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Storefront Manitoba Playlist is a monthly curated list of filmspodcasts, and other resources that aim to entertain, inspire, enrich, and advance critical discussion. 


June's playlist is inspired by National Indigenous History month exploring, appreciating, and acknowledging the contributions First Nations, Inuit and Métis people have made in shaping Canada.

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2020 | 44 Minutes 

Canada's seal hunt has been protested and condemned for decades, with targeted anti-sealing campaigns and political sanctions having a real impact on the Inuit families that hunt the seal for survival. These families are stewards of the land, but are being punished for their subsistence hunting - and they want to meet these protesters face to face. Seal meat is a staple food for Inuit, and many of the pelts are sold to offset the extraordinary cost of hunting. Inuit are spread across extensive lands and waters, and their tiny population is faced with a disproportionate responsibility for protecting the environment.

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2017 | 14 Minutes 

In this short film, Inuk artist Asinnajaq plunges us into a sublime imaginary universe—14 minutes of luminescent, archive-inspired cinema that recast the present, past and future of her people in a radiant new light.

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2019 | 15 Minutes 

This story begins over a century ago, when the City of Winnipeg decides that the water surrounding the traditional Anishinaabe territory of what is now Shoal Lake 40 First Nation will be diverted and used as Winnipeg’s primary water source. The community, their ancient burial grounds, environment, and ways of life are forever disrupted, and access to opportunities and essential services are severed. Community leader and former combat engineer Daryl Redsky sheds light on how generations of complex planning, cultural preservation and mobilization have led us to the current moment—and to the construction of Freedom Road.

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2020 | 10 Minutes 

Filmmaker/activist Melaw Nakehk’o has spent the pandemic with her family at a remote land camp in the Northwest Territories, “getting wood, listening to the wind, staying warm and dry, and watching the sun move across the sky.” In documenting camp life—activities like making fish leather and scraping moose hide—she anchors the COVID experience in a specific time and place.


2019 | 5 Minutes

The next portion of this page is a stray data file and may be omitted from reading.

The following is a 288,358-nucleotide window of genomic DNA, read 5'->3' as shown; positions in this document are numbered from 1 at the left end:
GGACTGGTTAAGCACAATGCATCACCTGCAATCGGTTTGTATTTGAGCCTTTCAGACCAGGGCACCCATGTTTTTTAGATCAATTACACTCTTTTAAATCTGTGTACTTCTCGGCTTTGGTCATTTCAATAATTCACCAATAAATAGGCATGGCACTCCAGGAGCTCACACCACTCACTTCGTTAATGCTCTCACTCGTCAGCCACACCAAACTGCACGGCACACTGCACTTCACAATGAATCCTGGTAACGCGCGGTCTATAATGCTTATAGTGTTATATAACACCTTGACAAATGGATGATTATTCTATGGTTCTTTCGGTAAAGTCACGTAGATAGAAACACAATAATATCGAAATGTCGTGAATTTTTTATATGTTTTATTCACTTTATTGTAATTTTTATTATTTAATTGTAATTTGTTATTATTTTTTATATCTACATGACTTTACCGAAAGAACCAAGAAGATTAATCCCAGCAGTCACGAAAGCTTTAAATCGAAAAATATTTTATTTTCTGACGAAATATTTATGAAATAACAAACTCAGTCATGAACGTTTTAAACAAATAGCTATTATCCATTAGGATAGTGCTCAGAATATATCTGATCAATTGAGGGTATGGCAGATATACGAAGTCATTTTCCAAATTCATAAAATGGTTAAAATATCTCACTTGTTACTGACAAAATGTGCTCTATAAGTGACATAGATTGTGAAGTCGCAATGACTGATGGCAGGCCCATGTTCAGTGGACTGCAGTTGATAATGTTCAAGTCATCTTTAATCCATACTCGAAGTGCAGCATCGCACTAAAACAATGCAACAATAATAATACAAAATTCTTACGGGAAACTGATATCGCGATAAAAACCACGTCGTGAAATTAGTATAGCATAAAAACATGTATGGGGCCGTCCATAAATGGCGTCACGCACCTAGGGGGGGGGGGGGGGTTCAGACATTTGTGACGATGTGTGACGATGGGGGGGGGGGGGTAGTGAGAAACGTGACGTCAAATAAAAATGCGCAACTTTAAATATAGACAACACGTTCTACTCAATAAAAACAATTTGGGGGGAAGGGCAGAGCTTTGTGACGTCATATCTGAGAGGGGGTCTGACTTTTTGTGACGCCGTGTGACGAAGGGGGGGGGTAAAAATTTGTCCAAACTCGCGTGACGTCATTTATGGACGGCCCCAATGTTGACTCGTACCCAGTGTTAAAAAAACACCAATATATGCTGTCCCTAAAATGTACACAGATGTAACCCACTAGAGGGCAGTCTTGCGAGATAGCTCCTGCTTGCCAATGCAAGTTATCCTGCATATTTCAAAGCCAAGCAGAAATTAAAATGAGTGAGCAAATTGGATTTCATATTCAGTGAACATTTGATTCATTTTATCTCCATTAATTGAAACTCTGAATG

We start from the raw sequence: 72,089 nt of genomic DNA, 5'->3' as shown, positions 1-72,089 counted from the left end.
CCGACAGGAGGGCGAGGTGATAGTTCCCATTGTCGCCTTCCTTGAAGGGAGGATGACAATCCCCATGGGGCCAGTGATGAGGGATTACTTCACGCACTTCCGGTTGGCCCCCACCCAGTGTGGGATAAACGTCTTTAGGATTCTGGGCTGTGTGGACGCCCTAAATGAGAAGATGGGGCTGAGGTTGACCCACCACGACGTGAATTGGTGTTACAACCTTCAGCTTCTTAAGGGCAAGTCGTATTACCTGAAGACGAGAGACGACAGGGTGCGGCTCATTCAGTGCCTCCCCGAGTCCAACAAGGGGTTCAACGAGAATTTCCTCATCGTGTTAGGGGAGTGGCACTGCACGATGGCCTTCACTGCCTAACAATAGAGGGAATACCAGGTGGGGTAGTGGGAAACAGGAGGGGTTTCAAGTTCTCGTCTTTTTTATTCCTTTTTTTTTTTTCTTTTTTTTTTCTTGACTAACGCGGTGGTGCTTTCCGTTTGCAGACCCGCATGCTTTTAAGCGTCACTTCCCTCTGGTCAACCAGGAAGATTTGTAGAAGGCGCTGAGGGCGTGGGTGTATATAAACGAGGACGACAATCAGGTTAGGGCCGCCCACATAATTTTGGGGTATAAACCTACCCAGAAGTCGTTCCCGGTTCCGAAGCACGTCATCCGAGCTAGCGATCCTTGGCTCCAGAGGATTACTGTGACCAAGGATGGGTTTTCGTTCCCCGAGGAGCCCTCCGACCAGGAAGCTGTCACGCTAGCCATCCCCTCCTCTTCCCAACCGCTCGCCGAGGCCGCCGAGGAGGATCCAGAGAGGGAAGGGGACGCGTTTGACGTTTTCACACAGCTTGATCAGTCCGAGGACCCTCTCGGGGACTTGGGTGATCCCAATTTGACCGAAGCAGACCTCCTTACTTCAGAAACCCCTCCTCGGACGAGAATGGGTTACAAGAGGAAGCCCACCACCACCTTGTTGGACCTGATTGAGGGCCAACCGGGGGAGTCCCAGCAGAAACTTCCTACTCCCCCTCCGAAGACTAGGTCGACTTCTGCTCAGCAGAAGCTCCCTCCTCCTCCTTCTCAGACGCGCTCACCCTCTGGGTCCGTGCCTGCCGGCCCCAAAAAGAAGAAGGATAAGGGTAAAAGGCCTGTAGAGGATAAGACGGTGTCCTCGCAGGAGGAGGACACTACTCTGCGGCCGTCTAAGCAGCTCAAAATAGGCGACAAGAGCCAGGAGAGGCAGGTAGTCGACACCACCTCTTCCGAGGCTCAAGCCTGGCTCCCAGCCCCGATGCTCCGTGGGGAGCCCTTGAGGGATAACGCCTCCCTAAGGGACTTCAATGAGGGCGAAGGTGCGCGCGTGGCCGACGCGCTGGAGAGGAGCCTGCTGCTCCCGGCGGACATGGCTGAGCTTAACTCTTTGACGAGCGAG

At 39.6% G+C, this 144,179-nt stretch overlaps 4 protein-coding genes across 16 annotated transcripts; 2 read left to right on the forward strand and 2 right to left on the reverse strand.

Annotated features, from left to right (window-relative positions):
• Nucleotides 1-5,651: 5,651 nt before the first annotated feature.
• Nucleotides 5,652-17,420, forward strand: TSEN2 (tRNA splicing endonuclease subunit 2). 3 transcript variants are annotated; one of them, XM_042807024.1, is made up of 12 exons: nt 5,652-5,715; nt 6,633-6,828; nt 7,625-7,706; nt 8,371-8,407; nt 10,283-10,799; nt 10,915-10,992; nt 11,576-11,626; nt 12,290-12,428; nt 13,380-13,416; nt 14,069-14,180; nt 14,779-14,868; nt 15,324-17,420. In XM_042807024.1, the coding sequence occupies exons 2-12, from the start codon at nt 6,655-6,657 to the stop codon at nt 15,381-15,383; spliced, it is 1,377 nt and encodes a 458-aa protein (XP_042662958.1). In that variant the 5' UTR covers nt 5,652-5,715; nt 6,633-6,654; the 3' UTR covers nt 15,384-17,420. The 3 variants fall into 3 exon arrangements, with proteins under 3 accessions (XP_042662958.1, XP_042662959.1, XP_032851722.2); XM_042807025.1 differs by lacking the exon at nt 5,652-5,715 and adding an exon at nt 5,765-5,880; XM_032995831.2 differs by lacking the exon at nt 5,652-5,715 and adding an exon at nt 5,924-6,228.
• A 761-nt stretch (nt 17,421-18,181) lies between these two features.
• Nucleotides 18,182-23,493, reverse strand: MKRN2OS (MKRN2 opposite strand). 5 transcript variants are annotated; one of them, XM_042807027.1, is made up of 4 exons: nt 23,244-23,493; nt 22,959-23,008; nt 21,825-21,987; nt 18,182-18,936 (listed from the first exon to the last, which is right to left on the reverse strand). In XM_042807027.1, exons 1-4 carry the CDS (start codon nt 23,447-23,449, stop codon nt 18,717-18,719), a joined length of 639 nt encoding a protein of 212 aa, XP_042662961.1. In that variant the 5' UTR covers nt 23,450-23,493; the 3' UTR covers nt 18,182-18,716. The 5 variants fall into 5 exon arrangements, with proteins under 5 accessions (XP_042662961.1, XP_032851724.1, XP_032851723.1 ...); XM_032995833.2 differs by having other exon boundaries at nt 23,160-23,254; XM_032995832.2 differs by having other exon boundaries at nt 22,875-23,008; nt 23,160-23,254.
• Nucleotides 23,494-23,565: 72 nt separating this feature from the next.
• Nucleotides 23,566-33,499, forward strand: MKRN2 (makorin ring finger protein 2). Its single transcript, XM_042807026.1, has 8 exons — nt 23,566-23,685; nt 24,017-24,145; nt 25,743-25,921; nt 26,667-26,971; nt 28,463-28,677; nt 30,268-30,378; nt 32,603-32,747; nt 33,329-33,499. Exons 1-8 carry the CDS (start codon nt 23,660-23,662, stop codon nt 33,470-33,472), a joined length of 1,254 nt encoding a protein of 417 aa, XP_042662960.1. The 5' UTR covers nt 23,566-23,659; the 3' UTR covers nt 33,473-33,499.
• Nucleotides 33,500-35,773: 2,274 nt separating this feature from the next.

Cree director Alexandra Lazarowich riffs off classic verité cinema to craft a contemporary portrait of Métis women net fishing in Northern Alberta. 

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2017 | 3 Minutes 

Protecting our Homeland is to inspire the young generation to start caring about our lands ands cultures. It is also to promote awareness on the uranium mining exploration in Patterson lake, SK. Not only does this mining exploration affect the promises of Treaty 10, it will also destroy the natural resources, harm wild life and ruin the land.

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2021 | 41 Minutes 

Ten years after set­ting indige­nous achieve­ment as a strate­gic pri­or­i­ty at the Uni­ver­si­ty of Manito­ba, hear about its impact. Two pro­fes­sors and a stu­dent from The Fac­ul­ty of Archi­tec­ture are see­ing many more indige­nous stu­dents, more schol­ar­ships for them, more activism, and more con­nec­tions to indige­nous com­mu­ni­ties across the west­ern hemisphere.

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CITY IN SIGHT: Indigenous Cities

2021 | 44 Minutes 

The Indigenous population in urban areas is growing fast. What are cities doing to provide for these populations, to build cities that reflect these communities, and to address the calls to action of the Truth and Reconciliation Commission? Would greater autonomy for cities help achieve these goals? To find out, we speak to three Canadian mayors.

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PIECES: Identity 101

2021 | 31 Minutes 

Pieces explores Indigenous identity and is hosted by 19-year-old Jeremy Ratt who self-identifies as half Indigenous and half Caucasian.Listeners will join Ratt as he discovers his Indigenous roots and explores what it means to be Indigenous.Indigenous advocates help Jeremy remember his safe space that was once middle school. A moment of hope and learning about the weight and importance of being partially Indigenous follows.


CAFÉ forums aim to include meaningful dialogue with Indigenous peoples to gain knowledge of their cultural values; to help sustain their self-determined practices and design principles; and to develop better informed and more effective policies and programs for Canadians. This process aims to learn from policy statements and related design and planning initiatives that prioritize reconciliation.The following resources may serve as a starting point for meaningful dialogue:

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